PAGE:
So, yeah. I know you’re tired of hearing about rape culture. But I’m tired of my friends getting raped.

I know you’re tired of hearing about abortion. I am too. So stop trying to tell me what to do with my uterus, and I promise you won’t hear another word from me about it.

I know men and women are different from each other. I’m just tired of that fact being used to excuse the inexcusable.

I know you’re tired of hearing about income inequality. But fuck you, pay us.

This is how it works. We get mad, we fight, we get tired, we get mad, we start again. Rinse, repeat. Feminism isn’t without its flaws, and it doesn’t seem able to speak with one voice or crystallize answers on the darker, stickier aspects of human nature and sexuality. But if I may get Rumsfeldian for a minute, this is the army we have. The fight comes to us whether we seek it or not, whether we want it or not, and whether we are ready or not.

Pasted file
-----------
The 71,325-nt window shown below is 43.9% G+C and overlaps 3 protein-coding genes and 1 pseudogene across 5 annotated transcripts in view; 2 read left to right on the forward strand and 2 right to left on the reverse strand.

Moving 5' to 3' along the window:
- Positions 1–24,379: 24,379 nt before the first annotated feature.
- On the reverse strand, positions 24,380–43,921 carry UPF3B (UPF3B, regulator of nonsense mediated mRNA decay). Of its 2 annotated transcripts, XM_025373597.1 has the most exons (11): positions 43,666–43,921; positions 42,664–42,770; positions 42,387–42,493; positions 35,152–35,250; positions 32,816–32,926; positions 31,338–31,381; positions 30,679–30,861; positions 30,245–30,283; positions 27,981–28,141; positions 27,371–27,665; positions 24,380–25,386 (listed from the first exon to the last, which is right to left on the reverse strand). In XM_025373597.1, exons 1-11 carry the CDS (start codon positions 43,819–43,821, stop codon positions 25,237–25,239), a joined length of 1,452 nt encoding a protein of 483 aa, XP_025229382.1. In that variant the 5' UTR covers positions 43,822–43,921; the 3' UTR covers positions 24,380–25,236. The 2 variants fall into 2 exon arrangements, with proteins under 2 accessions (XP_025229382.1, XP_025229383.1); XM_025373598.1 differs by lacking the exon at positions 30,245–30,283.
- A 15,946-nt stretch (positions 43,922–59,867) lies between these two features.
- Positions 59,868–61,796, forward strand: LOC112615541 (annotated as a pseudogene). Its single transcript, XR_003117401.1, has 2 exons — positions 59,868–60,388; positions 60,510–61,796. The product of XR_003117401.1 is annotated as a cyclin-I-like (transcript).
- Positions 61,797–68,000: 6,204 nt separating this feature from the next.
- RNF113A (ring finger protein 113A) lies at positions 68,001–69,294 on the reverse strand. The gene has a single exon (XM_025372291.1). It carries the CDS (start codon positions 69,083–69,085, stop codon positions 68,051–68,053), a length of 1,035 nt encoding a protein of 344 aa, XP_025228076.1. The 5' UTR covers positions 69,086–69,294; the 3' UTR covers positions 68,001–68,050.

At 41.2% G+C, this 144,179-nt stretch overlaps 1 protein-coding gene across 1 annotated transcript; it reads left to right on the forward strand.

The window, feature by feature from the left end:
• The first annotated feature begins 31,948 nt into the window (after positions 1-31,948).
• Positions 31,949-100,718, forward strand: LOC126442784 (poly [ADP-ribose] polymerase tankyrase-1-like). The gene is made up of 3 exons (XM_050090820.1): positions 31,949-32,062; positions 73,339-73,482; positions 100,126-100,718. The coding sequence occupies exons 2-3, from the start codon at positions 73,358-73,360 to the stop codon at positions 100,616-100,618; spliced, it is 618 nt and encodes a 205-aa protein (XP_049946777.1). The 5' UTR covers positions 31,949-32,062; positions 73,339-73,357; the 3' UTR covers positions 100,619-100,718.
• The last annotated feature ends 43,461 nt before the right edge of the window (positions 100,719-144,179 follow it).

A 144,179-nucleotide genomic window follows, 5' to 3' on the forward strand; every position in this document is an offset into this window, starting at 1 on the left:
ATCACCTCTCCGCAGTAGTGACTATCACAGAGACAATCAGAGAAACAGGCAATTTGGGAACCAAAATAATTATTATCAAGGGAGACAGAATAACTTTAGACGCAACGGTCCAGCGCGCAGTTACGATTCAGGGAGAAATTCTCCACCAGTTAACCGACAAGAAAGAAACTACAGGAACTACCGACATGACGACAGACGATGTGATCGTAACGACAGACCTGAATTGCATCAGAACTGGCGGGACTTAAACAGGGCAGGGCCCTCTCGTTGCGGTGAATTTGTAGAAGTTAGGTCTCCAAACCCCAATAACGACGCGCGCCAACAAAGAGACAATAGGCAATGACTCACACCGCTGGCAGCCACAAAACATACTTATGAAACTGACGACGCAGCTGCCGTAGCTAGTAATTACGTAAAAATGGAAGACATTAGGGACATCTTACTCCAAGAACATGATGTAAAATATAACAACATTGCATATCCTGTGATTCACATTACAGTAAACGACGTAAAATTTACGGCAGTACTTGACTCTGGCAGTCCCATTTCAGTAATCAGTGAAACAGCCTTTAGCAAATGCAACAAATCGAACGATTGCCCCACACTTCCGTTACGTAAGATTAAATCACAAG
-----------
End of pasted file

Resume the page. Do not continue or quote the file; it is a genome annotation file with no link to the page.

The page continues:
So might as well be ready. Ready, and maybe even happy, to die on the hill.


If you liked this post, please check out these other ones that we especially loved from our archives:

W:RUN’s Women of 2012 – Women Who Shaped the Year

Tired of Talking About Abortion?  Me Too.

Where the Action Is:  A Primer on State Legislatures

Messing With Texas, By Way of Galway

In Stunning Last-Minute Move, Congress Does the Right Thing for Once